About White Collar Crimes
St. Louis Criminal Defense Attorney
Have you ever heard of the phrase white collar crime? The phrase was originally coined in 1939 by Edwin Sutherland during a speech to the American Sociological Society. Sutherland defined the term as crime that was committed by a person of a respectably high social status and in the course of his occupation.
The term today generally refers to a variety of financially motivated, non-violent crimes that are committed for the purpose of illegal monetary gain. There are a number of white collar crimes that are difficult to prosecute because the perpetrators used a variety of sophisticated tools to conceal their activities, many of which required deep insider knowledge in order to commit such crimes. Common white collar crimes include:
- Bankruptcy fraud
- Healthcare fraud
- Insurance fraud
- Public corruption
- Money laundering
- Trade secret theft
- Antitrust violations
- Computer and internet fraud
- Credit card fraud
- Telemarketing fraud
- Environmental violations
While the government can prosecute individuals for white collar crimes, the government has the authority to sanction corporations for committing these offenses as well, and these types of offenses are considered corporate crime. The penalties for a white collar crime conviction may include any of the following: 1) home detention, 2) hefty fines, 3) community confinement, 4) restitution, 5) imprisonment, 6) supervised release, 7) paying the cost of prosecution, 8) forfeitures, and 9) community service. The punishments for white collar crimes were stiffened after the Enron Scandal, with the passage of the Sarbanes-Oxley Act of 2002 which was passed by Congress and signed into law by President George W. Bush. In the state of Missouri, white collar crimes are generally classified as felonies or Class A misdemeanors, some of which include the following:
- Forgery – Under § 570.090, a Class C felony offense
- Counterfeiting – Under § 570.103 counterfeiting is a Class C or Class D felony offense
- Commercial bribery – Under § 570.150, commercial bribery is a Class A misdemeanor
- Possessing a forging instrument – Under § 570.100, possessing a forging instrument is a Class C felony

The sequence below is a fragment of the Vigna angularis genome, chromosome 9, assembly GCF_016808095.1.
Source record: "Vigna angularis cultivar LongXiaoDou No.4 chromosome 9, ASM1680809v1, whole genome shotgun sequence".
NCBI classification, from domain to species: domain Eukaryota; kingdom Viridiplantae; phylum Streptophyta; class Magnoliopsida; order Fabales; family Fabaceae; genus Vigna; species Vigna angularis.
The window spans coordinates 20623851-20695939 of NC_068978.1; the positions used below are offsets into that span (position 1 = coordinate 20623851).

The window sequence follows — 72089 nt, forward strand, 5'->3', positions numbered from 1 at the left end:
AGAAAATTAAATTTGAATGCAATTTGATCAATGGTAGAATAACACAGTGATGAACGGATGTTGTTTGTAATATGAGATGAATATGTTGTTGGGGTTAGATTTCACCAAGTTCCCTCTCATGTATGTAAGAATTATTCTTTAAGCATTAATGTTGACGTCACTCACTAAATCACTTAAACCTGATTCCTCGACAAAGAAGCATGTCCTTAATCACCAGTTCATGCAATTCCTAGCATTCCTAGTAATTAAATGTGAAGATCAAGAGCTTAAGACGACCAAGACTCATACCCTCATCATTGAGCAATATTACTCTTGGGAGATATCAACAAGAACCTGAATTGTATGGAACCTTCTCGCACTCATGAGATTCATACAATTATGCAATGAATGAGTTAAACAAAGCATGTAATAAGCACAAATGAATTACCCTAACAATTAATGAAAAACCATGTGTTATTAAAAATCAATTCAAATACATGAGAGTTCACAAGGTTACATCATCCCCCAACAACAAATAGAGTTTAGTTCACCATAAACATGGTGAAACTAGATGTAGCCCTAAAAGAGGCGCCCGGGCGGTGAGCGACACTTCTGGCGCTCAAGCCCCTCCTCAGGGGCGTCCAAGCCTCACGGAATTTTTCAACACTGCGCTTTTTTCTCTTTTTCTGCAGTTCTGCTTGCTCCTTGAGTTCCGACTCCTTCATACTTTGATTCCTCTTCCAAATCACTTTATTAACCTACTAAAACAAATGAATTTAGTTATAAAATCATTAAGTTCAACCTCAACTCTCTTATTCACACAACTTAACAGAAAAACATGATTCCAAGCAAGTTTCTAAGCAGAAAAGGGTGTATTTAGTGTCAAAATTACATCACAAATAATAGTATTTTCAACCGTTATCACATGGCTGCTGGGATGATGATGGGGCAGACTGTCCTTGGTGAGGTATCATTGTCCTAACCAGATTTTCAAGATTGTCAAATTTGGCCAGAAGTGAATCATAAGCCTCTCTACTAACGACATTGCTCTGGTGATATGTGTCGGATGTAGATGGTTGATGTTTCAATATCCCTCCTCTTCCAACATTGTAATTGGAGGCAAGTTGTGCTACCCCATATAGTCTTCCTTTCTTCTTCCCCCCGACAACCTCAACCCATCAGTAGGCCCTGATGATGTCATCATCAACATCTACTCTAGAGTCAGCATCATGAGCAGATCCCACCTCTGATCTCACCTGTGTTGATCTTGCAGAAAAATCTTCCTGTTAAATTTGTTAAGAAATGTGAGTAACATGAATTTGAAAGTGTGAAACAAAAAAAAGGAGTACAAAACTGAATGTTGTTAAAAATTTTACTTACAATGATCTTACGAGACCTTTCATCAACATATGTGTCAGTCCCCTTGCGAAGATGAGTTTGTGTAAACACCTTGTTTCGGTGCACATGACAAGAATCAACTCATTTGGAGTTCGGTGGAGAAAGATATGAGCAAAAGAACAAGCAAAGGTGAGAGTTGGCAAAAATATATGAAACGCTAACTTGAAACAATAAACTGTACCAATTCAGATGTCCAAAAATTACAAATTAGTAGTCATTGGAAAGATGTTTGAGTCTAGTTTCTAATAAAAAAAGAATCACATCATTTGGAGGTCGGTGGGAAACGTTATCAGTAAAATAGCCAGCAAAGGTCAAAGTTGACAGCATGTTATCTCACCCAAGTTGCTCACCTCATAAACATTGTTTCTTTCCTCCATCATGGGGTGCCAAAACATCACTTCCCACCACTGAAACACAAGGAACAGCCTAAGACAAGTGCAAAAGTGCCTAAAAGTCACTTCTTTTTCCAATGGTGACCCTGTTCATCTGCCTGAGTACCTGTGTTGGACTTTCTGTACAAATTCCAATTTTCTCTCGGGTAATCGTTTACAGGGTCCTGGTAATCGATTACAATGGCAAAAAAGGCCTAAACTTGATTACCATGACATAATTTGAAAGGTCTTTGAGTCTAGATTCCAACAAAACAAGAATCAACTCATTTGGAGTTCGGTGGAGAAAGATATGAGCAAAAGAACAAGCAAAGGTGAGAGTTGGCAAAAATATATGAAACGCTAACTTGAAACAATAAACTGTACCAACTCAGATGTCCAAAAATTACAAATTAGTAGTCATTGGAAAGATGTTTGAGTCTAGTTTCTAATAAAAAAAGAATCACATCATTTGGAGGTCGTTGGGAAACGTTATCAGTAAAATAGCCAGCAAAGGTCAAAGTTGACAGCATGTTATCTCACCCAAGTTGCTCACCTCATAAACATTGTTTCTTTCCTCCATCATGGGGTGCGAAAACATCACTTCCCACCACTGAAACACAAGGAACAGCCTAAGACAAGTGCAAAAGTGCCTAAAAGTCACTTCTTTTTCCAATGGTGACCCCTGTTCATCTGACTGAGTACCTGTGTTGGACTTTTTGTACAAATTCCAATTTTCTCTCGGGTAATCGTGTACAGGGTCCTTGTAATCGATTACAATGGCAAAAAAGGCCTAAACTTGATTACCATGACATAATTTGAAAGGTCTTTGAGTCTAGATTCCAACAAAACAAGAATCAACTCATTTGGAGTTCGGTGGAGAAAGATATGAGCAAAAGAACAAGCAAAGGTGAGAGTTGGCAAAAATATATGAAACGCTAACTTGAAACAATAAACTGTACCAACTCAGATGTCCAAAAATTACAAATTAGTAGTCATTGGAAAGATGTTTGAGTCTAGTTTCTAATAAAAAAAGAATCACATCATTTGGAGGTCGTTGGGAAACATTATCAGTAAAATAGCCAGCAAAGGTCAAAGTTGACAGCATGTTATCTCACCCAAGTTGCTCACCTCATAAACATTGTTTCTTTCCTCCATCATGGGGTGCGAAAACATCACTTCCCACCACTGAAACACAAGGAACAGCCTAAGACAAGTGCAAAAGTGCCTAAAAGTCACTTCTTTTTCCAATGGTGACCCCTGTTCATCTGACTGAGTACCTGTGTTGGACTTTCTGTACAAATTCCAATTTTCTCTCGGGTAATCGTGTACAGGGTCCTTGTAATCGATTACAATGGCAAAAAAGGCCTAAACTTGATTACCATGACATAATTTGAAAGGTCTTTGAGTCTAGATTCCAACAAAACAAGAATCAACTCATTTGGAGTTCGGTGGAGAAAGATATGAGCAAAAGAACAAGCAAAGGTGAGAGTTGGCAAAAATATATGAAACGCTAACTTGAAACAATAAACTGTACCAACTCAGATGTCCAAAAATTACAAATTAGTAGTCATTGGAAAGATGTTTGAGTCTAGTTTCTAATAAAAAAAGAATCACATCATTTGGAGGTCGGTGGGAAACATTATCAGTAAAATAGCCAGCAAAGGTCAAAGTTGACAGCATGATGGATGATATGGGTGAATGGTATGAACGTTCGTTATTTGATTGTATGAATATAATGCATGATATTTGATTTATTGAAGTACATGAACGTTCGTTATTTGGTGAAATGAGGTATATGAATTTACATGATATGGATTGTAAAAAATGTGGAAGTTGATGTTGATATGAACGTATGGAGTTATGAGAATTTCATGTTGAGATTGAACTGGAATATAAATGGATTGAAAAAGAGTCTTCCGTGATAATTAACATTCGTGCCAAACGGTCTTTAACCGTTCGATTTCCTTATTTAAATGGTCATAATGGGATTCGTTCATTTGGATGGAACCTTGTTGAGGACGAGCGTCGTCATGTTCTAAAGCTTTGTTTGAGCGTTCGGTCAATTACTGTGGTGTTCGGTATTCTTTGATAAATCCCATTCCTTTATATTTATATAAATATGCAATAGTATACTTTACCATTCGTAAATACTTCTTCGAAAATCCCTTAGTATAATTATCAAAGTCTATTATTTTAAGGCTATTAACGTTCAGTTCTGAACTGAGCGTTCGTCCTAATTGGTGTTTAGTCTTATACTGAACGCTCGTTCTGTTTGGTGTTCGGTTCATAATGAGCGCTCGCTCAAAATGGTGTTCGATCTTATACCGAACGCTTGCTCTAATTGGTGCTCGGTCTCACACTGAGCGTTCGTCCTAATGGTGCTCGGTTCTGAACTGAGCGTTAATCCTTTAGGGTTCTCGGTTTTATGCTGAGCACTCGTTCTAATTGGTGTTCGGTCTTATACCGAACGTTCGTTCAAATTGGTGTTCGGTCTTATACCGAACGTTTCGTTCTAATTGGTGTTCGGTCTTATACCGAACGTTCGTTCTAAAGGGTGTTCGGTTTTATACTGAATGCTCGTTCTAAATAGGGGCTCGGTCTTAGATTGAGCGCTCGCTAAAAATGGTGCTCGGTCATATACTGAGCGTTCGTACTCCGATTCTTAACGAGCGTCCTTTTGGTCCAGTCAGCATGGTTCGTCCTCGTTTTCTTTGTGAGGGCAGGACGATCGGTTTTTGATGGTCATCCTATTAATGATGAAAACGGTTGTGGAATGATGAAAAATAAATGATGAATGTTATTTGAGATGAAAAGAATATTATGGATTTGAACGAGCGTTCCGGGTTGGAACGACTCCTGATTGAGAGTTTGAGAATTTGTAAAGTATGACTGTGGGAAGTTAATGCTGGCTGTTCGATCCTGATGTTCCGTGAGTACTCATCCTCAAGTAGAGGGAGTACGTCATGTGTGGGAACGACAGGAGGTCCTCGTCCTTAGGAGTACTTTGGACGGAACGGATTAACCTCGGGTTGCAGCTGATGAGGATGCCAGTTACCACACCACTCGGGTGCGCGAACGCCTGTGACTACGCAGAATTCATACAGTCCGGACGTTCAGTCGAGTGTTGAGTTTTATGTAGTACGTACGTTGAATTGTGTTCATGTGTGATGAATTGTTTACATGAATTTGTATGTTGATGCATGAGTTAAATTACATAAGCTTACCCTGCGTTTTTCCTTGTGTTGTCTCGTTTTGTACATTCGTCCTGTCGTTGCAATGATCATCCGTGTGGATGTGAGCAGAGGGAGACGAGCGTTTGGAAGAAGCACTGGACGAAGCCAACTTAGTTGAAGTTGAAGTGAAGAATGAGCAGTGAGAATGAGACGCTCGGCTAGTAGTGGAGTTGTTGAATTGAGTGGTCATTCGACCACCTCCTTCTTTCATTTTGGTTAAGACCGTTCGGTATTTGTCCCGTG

- Identity Theft – Under § 570.223, identity theft is a Class D felony
St. Louis White Collar Crime Lawyer
It is not uncommon for "white collar professionals" in the financial industry to succumb to threats or overwhelming pressure from their superiors. Out of fear of losing their job, or retaliation or worse, they commit white collar crimes under duress; in cases such as these a common defense is entrapment.
If you or someone you care about is facing charges for a white collar crime in Missouri, it's important for you to understand that you could be facing hefty fines, restitution, incarceration and the permanent criminal record that comes with a criminal conviction. Due to the fact that most white collar crimes are committed by professionals, there is an excellent chance that until now, you were a productive citizen without any prior arrests or convictions.
At The Sumner Law Group, most of our clients facing criminal charges for something such as fraud or embezzlement have a career and more importantly a family on the line. For this reason it's imperative that you take these charges seriously and contact our office at once to discuss your charges at length with an attorney. What you do here and now can impact the entire course of your future and you want to choose your St. Louis criminal defense lawyer wisely.